A million thoughts went through my mind. If we slid off the road into the snow, how would I protect my children? We had heavy coats and one emergency blanket in the vehicle, along with some snacks and a few water bottles. But I was so frightened at the thought that if we were stuck long enough, that the falling snow, which had become a full blown blizzard by this time, would bury our van quickly if we were to come to a stop in the ditch on the side of the road. I wondered if that happened, how anyone would find us? I knew we would be able to run the heater for a while, but what about after that? Would we freeze to death? I was absolutely terror-stricken, although I stayed silent because I did not want to scare my children.
We continued on, trying to remain calm. It was horrifying to think that one of the many large trucks traveling in the opposite direction might slide across the two lane highway and hit our van. All of a sudden, our van began to slide and spin! My husband tried desperately to keep it steady and slowly get us back on track, but to no avail. I remember the look of absolute defeat and desperation on his face when he realized he could do nothing. He said quietly to me, “That’s it”. Our van began sliding across the line that divided the two lanes of the narrow highway, and as it did, it also began to spin. A large semi truck had passed us just before it began to happen, and we were frozen with fear, knowing that another would be along in just seconds. Our van continued to slide and spin, and we ended up landing in the ditch off the opposite side of the highway, faced in the direction opposite from the direction we’d been originally traveling in.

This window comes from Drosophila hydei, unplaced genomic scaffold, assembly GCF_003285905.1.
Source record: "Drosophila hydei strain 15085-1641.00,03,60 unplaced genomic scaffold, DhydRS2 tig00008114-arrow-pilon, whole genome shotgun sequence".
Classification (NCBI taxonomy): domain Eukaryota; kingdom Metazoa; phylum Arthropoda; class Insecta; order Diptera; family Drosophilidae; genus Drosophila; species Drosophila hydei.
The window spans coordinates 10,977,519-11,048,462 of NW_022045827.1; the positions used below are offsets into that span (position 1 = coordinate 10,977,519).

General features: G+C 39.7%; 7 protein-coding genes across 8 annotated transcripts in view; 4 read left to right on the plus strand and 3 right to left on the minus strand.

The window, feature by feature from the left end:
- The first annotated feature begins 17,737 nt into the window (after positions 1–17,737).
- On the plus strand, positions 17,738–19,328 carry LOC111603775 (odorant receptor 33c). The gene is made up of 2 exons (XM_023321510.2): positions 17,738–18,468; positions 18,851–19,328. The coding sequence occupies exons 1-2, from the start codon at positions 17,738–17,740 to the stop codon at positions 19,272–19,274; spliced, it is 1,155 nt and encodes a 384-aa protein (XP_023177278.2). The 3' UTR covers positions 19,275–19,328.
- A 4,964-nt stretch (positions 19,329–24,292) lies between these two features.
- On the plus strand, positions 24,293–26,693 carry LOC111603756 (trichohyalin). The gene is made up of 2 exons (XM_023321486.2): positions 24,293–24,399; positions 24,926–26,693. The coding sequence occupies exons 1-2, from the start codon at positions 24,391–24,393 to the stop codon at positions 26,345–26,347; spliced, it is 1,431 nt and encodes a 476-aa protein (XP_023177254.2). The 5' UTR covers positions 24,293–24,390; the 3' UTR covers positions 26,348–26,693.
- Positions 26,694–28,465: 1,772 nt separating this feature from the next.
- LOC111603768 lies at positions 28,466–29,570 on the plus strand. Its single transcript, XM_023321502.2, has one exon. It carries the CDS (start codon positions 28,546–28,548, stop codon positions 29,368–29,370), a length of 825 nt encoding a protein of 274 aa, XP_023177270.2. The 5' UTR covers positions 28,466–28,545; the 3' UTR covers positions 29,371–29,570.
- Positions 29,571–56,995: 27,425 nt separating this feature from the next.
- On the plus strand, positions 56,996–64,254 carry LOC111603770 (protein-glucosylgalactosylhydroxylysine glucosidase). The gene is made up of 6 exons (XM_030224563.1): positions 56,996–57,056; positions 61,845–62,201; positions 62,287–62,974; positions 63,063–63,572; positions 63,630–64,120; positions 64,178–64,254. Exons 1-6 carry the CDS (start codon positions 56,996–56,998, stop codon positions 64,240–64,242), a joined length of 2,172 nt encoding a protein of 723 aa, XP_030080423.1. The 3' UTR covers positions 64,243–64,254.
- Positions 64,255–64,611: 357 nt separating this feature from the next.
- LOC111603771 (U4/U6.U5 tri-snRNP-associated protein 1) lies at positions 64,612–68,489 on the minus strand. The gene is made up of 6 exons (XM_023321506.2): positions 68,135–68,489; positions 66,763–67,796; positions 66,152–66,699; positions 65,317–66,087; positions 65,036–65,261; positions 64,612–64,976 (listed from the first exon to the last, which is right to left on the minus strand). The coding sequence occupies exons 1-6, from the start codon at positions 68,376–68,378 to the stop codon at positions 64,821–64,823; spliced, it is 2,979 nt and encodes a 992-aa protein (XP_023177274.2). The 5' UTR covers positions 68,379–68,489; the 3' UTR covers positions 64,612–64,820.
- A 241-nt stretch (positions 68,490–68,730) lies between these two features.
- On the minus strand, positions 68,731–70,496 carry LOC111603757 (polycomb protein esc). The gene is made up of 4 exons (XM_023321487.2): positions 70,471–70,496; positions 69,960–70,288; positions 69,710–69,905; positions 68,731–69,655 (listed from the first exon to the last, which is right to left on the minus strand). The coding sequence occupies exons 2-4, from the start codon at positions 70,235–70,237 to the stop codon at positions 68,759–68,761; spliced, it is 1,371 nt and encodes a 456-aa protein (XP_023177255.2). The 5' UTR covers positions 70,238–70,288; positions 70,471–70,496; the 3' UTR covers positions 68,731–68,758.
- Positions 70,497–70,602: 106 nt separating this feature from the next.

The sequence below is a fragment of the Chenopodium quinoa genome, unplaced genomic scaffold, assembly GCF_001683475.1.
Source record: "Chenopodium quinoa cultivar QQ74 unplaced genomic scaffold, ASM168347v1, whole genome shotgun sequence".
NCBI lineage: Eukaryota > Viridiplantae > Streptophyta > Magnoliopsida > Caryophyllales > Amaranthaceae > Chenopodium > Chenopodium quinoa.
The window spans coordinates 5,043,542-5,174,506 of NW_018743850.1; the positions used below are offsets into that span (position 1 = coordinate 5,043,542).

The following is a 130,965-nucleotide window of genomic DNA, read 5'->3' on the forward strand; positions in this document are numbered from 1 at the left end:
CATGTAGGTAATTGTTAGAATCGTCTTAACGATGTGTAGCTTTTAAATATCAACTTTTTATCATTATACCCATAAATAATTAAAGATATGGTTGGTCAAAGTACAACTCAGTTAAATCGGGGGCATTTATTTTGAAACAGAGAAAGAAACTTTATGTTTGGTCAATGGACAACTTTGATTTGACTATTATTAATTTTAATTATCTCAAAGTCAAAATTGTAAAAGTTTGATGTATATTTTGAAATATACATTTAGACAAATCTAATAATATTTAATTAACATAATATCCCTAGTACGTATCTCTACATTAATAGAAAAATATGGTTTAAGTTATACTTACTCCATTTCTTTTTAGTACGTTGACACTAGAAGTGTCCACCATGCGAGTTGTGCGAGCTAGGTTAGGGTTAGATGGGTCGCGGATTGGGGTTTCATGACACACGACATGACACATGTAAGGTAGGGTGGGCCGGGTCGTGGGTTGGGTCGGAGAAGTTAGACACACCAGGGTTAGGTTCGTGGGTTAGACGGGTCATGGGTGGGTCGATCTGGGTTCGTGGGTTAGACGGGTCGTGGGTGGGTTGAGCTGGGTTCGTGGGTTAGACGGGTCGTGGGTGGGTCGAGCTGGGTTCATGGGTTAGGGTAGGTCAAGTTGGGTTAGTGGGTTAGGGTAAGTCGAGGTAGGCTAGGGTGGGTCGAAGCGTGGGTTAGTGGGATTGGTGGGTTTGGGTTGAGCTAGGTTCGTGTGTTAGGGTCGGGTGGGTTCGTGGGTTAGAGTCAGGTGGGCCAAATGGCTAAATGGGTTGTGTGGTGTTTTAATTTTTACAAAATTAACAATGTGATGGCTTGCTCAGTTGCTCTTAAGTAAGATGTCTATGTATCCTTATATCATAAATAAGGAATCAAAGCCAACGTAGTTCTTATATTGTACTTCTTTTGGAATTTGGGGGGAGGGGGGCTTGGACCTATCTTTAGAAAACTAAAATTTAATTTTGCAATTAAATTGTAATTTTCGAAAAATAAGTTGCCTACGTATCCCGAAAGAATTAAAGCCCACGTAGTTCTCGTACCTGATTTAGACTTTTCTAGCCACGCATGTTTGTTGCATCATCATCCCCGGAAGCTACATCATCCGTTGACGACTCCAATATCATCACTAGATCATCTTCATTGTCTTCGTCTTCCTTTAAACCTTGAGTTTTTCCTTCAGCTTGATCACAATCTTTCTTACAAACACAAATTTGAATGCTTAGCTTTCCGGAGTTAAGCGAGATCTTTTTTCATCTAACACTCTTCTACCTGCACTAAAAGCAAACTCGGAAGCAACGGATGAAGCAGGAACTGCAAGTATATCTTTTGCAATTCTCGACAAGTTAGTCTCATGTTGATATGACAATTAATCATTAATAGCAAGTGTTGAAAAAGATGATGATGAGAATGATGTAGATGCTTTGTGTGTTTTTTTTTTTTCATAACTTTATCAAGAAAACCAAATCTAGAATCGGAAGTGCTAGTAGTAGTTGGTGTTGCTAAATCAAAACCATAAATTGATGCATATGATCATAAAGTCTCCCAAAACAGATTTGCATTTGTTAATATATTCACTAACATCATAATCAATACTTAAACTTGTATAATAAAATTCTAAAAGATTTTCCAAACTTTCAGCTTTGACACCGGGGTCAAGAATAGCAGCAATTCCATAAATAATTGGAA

Just as we came to a stop, another semi truck zoomed past us. We knew that we had narrowly avoided being smashed by it.
Within only a few seconds, my husband began trying to get us out of the ditch. We knew if another big truck slid off the road behind us, that our children would be critically injured, or even killed. We were terrified at the thought of being stuck in that ditch. But it appeared impossible; the ditch was a few feet deep, and the snow was slick. I just couldn’t see how we’d ever get our van up the side of that ditch and back onto the road. It really seemed hopeless.
But then it happened. Not only did we miraculously make it out of that ditch, but we also escaped being hit by any oncoming traffic as we did so. We began slowly making our way further along the highway. My nine year old daughter was petrified, and my three year old son was very scared and confused. Fortunately, The baby had slept through the entire ordeal. That was such a blessing because I just don’t think I would have been able to keep calm as we inched along that icy highway if I’d had a wailing infant to contend with at the same time.